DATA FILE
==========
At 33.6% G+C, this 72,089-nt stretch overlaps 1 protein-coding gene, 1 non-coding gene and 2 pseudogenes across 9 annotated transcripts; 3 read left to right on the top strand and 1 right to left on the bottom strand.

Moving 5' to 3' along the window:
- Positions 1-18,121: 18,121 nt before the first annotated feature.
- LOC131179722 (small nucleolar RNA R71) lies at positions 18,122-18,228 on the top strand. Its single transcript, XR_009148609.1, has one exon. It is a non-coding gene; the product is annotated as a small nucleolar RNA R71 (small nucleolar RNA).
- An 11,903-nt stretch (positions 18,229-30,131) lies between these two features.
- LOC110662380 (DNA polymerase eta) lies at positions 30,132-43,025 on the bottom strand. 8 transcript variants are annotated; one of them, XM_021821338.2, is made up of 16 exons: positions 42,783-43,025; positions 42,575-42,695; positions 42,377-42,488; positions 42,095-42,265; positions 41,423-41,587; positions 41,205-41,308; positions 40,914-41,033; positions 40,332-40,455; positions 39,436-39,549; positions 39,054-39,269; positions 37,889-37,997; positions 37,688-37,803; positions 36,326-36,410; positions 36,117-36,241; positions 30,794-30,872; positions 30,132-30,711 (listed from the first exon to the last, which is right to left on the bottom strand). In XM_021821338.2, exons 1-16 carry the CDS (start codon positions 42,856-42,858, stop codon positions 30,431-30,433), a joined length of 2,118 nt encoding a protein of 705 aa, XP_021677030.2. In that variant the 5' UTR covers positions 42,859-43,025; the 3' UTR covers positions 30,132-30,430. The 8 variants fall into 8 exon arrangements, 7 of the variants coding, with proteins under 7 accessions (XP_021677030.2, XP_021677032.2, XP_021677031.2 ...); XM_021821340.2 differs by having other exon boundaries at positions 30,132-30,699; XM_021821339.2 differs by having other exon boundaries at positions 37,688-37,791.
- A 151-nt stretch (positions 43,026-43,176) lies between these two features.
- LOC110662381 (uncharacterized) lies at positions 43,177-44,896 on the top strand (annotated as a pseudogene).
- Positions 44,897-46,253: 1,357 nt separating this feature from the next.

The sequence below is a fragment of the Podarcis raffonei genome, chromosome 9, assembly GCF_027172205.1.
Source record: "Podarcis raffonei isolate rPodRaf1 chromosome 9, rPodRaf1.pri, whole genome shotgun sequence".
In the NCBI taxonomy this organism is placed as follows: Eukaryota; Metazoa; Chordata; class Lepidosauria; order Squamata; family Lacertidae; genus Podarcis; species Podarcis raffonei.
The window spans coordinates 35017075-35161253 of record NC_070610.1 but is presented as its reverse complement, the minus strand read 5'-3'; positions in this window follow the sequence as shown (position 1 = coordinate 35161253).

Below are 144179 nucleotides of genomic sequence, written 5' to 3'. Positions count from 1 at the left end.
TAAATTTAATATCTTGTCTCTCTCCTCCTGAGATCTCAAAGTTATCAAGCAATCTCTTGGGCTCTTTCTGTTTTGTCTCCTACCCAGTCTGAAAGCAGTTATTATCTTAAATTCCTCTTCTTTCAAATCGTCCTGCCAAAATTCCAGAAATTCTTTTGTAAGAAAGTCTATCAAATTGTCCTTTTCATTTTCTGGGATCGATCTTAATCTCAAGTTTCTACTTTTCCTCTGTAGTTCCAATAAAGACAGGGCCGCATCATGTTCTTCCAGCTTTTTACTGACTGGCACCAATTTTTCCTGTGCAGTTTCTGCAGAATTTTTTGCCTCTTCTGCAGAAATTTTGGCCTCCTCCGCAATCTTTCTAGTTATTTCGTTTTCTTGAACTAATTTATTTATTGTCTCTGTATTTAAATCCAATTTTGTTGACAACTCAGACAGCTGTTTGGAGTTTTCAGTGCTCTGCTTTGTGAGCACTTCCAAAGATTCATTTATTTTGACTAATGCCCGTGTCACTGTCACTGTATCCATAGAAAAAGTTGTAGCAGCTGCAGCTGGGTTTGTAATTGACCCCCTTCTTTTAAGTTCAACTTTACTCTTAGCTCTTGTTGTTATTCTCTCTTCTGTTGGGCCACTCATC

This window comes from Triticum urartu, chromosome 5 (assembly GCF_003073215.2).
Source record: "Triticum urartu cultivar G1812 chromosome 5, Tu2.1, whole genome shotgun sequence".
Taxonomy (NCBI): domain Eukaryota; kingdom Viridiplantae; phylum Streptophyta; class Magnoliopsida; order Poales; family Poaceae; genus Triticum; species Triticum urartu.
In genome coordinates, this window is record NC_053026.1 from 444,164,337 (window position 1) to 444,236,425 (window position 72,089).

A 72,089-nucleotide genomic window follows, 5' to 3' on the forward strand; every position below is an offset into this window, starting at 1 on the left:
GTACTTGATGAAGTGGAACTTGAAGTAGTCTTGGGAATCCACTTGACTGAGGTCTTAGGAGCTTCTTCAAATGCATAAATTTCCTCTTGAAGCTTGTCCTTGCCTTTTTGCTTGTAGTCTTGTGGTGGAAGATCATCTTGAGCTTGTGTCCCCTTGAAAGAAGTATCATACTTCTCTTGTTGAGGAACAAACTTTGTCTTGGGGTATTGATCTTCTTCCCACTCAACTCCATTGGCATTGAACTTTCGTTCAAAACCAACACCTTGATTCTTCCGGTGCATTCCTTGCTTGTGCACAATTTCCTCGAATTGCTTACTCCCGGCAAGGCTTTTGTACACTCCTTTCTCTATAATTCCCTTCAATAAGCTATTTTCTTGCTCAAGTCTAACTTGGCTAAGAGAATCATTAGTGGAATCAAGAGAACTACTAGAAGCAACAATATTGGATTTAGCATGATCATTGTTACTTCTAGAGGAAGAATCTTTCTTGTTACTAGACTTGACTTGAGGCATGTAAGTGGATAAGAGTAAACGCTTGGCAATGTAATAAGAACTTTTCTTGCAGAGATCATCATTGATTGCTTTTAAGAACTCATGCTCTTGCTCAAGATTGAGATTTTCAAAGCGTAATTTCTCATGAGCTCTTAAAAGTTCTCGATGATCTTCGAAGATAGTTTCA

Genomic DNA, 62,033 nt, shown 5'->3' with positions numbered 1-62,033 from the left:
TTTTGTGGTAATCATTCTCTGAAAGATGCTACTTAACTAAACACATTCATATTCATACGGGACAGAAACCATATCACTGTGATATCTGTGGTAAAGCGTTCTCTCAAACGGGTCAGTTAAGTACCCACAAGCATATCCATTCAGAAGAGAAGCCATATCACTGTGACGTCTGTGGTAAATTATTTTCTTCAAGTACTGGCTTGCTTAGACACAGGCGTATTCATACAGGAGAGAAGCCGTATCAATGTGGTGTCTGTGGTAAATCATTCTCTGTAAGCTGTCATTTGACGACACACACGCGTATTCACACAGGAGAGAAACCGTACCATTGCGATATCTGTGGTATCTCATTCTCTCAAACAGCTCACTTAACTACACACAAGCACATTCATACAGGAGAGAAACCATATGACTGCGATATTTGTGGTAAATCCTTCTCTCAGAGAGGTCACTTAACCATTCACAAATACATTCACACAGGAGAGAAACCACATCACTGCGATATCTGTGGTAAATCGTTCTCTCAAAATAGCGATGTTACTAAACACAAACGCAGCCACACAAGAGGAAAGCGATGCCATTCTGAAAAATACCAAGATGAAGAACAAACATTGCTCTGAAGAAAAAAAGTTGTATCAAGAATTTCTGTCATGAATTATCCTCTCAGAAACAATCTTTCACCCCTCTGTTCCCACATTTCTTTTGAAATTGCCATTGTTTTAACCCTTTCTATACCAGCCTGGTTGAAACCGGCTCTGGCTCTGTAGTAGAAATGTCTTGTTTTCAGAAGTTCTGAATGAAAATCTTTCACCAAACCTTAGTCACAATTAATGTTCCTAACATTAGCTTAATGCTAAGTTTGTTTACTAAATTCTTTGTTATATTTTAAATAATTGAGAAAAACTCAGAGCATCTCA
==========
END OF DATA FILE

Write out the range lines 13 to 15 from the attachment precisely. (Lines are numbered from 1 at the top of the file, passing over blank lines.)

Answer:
The window spans coordinates 35017075-35161253 of record NC_070610.1 but is presented as its reverse complement, the minus strand read 5'-3'; positions in this window follow the sequence as shown (position 1 = coordinate 35161253).

Below are 144179 nucleotides of genomic sequence, written 5' to 3'. Positions count from 1 at the left end.
TAAATTTAATATCTTGTCTCTCTCCTCCTGAGATCTCAAAGTTATCAAGCAATCTCTTGGGCTCTTTCTGTTTTGTCTCCTACCCAGTCTGAAAGCAGTTATTATCTTAAATTCCTCTTCTTTCAAATCGTCCTGCCAAAATTCCAGAAATTCTTTTGTAAGAAAGTCTATCAAATTGTCCTTTTCATTTTCTGGGATCGATCTTAATCTCAAGTTTCTACTTTTCCTCTGTAGTTCCAATAAAGACAGGGCCGCATCATGTTCTTCCAGCTTTTTACTGACTGGCACCAATTTTTCCTGTGCAGTTTCTGCAGAATTTTTTGCCTCTTCTGCAGAAATTTTGGCCTCCTCCGCAATCTTTCTAGTTATTTCGTTTTCTTGAACTAATTTATTTATTGTCTCTGTATTTAAATCCAATTTTGTTGACAACTCAGACAGCTGTTTGGAGTTTTCAGTGCTCTGCTTTGTGAGCACTTCCAAAGATTCATTTATTTTGACTAATGCCCGTGTCACTGTCACTGTATCCATAGAAAAAGTTGTAGCAGCTGCAGCTGGGTTTGTAATTGACCCCCTTCTTTTAAGTTCAACTTTACTCTTAGCTCTTGTTGTTATTCTCTCTTCTGTTGGGCCACTCATC